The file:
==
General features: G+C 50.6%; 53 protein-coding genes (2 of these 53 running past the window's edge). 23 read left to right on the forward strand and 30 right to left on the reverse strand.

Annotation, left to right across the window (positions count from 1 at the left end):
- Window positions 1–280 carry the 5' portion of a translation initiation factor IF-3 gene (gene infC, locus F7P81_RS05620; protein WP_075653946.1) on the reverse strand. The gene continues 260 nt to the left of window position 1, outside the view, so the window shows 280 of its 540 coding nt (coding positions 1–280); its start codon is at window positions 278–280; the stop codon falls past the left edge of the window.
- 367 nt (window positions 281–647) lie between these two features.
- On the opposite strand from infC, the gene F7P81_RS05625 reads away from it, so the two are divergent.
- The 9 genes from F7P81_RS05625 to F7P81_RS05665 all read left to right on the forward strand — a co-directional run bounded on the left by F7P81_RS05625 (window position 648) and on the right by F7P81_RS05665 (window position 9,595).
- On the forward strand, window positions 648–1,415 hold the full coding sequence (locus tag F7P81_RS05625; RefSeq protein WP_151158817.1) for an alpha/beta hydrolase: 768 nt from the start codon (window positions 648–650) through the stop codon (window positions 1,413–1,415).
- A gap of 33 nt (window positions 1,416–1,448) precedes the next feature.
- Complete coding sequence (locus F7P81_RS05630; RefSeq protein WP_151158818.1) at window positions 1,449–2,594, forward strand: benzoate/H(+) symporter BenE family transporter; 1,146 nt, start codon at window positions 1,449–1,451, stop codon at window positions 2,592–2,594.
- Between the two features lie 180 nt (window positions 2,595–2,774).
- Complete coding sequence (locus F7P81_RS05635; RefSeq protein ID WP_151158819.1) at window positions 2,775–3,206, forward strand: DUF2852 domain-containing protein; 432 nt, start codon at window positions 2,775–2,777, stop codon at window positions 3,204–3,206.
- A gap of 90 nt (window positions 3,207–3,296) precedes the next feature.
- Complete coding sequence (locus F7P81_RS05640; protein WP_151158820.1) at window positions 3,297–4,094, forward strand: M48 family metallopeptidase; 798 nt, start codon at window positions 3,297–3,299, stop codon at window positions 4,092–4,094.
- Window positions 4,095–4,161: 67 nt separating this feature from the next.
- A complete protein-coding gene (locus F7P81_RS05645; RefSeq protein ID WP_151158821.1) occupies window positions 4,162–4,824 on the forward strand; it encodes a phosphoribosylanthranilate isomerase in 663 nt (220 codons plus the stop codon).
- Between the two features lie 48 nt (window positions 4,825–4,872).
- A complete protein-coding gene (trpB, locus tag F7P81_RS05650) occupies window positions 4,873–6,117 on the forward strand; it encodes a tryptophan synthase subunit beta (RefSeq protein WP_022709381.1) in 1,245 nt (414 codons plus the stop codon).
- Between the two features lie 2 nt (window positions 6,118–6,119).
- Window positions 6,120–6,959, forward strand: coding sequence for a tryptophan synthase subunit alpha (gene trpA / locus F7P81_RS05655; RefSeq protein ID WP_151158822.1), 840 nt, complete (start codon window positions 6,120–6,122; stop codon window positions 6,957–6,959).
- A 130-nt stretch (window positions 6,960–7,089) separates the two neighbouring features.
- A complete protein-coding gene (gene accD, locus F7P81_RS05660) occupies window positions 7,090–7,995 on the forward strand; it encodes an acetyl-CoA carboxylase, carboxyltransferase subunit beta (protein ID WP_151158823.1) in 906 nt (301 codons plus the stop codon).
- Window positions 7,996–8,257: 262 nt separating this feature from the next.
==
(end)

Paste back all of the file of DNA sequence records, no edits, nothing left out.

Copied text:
General features: G+C 50.6%; 53 protein-coding genes (2 of these 53 running past the window's edge). 23 read left to right on the forward strand and 30 right to left on the reverse strand.

Annotation, left to right across the window (positions count from 1 at the left end):
- Window positions 1–280 carry the 5' portion of a translation initiation factor IF-3 gene (gene infC, locus F7P81_RS05620; protein WP_075653946.1) on the reverse strand. The gene continues 260 nt to the left of window position 1, outside the view, so the window shows 280 of its 540 coding nt (coding positions 1–280); its start codon is at window positions 278–280; the stop codon falls past the left edge of the window.
- 367 nt (window positions 281–647) lie between these two features.
- On the opposite strand from infC, the gene F7P81_RS05625 reads away from it, so the two are divergent.
- The 9 genes from F7P81_RS05625 to F7P81_RS05665 all read left to right on the forward strand — a co-directional run bounded on the left by F7P81_RS05625 (window position 648) and on the right by F7P81_RS05665 (window position 9,595).
- On the forward strand, window positions 648–1,415 hold the full coding sequence (locus tag F7P81_RS05625; RefSeq protein WP_151158817.1) for an alpha/beta hydrolase: 768 nt from the start codon (window positions 648–650) through the stop codon (window positions 1,413–1,415).
- A gap of 33 nt (window positions 1,416–1,448) precedes the next feature.
- Complete coding sequence (locus F7P81_RS05630; RefSeq protein WP_151158818.1) at window positions 1,449–2,594, forward strand: benzoate/H(+) symporter BenE family transporter; 1,146 nt, start codon at window positions 1,449–1,451, stop codon at window positions 2,592–2,594.
- Between the two features lie 180 nt (window positions 2,595–2,774).
- Complete coding sequence (locus F7P81_RS05635; RefSeq protein ID WP_151158819.1) at window positions 2,775–3,206, forward strand: DUF2852 domain-containing protein; 432 nt, start codon at window positions 2,775–2,777, stop codon at window positions 3,204–3,206.
- A gap of 90 nt (window positions 3,207–3,296) precedes the next feature.
- Complete coding sequence (locus F7P81_RS05640; protein WP_151158820.1) at window positions 3,297–4,094, forward strand: M48 family metallopeptidase; 798 nt, start codon at window positions 3,297–3,299, stop codon at window positions 4,092–4,094.
- Window positions 4,095–4,161: 67 nt separating this feature from the next.
- A complete protein-coding gene (locus F7P81_RS05645; RefSeq protein ID WP_151158821.1) occupies window positions 4,162–4,824 on the forward strand; it encodes a phosphoribosylanthranilate isomerase in 663 nt (220 codons plus the stop codon).
- Between the two features lie 48 nt (window positions 4,825–4,872).
- A complete protein-coding gene (trpB, locus tag F7P81_RS05650) occupies window positions 4,873–6,117 on the forward strand; it encodes a tryptophan synthase subunit beta (RefSeq protein WP_022709381.1) in 1,245 nt (414 codons plus the stop codon).
- Between the two features lie 2 nt (window positions 6,118–6,119).
- Window positions 6,120–6,959, forward strand: coding sequence for a tryptophan synthase subunit alpha (gene trpA / locus F7P81_RS05655; RefSeq protein ID WP_151158822.1), 840 nt, complete (start codon window positions 6,120–6,122; stop codon window positions 6,957–6,959).
- A 130-nt stretch (window positions 6,960–7,089) separates the two neighbouring features.
- A complete protein-coding gene (gene accD, locus F7P81_RS05660) occupies window positions 7,090–7,995 on the forward strand; it encodes an acetyl-CoA carboxylase, carboxyltransferase subunit beta (protein ID WP_151158823.1) in 906 nt (301 codons plus the stop codon).
- Window positions 7,996–8,257: 262 nt separating this feature from the next.